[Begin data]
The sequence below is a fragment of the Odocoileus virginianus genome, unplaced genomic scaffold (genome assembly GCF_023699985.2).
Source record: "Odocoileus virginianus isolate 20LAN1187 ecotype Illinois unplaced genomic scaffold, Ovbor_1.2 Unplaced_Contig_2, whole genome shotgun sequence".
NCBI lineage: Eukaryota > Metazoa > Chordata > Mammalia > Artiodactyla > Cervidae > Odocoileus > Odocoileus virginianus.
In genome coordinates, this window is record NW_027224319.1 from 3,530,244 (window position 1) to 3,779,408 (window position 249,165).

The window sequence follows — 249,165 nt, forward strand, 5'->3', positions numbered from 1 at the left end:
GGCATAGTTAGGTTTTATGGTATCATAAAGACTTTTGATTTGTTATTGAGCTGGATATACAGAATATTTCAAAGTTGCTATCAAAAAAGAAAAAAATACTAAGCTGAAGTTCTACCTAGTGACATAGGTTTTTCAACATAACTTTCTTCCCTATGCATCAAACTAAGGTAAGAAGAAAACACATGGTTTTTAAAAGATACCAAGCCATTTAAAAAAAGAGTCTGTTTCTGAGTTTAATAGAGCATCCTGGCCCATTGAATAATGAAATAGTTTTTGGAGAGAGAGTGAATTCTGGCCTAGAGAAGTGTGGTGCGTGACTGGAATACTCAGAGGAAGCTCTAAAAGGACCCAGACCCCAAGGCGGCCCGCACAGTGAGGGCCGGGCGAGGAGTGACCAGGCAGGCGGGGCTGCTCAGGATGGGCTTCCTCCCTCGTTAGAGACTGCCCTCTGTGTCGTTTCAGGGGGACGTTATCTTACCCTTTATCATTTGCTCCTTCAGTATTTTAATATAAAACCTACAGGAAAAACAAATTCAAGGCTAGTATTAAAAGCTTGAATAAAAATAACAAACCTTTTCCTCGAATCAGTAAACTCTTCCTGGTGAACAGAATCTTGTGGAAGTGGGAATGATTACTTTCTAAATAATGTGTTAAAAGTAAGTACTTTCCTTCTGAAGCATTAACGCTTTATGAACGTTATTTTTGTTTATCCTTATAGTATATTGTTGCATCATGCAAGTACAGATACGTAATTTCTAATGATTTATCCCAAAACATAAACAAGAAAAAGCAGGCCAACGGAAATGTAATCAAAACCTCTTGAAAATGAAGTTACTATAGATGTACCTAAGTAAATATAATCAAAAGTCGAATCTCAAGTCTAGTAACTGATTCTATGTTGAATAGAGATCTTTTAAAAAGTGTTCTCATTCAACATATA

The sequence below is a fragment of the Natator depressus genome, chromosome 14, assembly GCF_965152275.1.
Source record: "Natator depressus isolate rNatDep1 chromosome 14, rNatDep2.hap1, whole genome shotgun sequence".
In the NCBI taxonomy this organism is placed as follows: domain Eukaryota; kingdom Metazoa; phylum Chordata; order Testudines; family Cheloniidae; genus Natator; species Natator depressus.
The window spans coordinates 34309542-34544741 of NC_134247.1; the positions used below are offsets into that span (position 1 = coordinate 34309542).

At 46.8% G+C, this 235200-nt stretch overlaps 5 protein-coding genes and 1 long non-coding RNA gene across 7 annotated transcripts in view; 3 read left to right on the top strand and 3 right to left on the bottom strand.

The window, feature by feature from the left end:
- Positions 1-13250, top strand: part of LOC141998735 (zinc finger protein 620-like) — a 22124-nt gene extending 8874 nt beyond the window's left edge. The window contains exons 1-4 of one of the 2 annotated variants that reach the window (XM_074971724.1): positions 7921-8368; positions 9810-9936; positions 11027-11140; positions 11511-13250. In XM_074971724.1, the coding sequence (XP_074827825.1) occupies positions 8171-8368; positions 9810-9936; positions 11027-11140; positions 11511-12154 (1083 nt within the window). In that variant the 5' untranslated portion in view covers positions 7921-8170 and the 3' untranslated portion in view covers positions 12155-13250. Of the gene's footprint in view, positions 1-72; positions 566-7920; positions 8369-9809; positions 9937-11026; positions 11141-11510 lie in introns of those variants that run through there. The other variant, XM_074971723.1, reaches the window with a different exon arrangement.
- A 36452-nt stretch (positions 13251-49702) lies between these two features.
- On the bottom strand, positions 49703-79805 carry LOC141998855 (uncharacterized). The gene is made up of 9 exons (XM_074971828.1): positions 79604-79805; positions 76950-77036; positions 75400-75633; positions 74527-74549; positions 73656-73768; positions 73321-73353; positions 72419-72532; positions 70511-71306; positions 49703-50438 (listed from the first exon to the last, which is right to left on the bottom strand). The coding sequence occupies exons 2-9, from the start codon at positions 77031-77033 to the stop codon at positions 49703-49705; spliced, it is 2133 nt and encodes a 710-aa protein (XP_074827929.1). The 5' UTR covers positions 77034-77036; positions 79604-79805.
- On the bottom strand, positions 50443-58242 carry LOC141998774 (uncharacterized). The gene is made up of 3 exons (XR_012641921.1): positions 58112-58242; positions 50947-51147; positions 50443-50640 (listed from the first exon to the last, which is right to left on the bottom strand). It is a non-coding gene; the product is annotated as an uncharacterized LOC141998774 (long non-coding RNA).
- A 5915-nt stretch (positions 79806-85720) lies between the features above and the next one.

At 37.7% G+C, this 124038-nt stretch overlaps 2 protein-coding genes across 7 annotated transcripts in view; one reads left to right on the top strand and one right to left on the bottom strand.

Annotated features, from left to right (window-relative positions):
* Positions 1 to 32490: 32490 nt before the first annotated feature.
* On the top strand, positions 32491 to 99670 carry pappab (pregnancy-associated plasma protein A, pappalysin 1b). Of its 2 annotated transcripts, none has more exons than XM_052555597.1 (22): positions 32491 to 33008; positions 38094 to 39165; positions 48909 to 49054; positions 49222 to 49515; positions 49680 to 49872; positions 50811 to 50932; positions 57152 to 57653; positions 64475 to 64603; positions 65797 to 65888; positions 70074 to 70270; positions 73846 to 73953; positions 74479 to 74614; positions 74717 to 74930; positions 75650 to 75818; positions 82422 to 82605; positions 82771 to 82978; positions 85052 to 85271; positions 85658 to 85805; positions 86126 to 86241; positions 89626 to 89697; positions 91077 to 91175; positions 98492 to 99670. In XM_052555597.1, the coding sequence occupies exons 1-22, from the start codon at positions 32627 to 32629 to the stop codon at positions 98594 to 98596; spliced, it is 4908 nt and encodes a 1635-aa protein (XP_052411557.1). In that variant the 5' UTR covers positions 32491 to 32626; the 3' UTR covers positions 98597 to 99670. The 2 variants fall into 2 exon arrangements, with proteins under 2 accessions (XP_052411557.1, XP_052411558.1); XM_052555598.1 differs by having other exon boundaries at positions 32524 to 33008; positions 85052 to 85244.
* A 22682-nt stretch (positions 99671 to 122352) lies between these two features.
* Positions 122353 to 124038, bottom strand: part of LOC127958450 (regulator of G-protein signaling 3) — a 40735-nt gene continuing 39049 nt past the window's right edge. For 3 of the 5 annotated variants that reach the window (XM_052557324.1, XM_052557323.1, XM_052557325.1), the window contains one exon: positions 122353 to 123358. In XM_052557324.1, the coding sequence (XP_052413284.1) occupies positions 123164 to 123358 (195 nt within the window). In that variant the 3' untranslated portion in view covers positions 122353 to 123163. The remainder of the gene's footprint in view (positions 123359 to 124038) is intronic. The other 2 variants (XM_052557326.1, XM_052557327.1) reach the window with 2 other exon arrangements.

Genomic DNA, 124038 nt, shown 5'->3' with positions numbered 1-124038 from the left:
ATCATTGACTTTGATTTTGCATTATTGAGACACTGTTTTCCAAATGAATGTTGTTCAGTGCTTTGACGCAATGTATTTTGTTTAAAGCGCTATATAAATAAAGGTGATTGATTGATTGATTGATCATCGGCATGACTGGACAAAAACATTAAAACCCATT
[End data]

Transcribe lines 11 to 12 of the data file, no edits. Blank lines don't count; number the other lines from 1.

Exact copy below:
At 46.8% G+C, this 235200-nt stretch overlaps 5 protein-coding genes and 1 long non-coding RNA gene across 7 annotated transcripts in view; 3 read left to right on the top strand and 3 right to left on the bottom strand.

The window, feature by feature from the left end: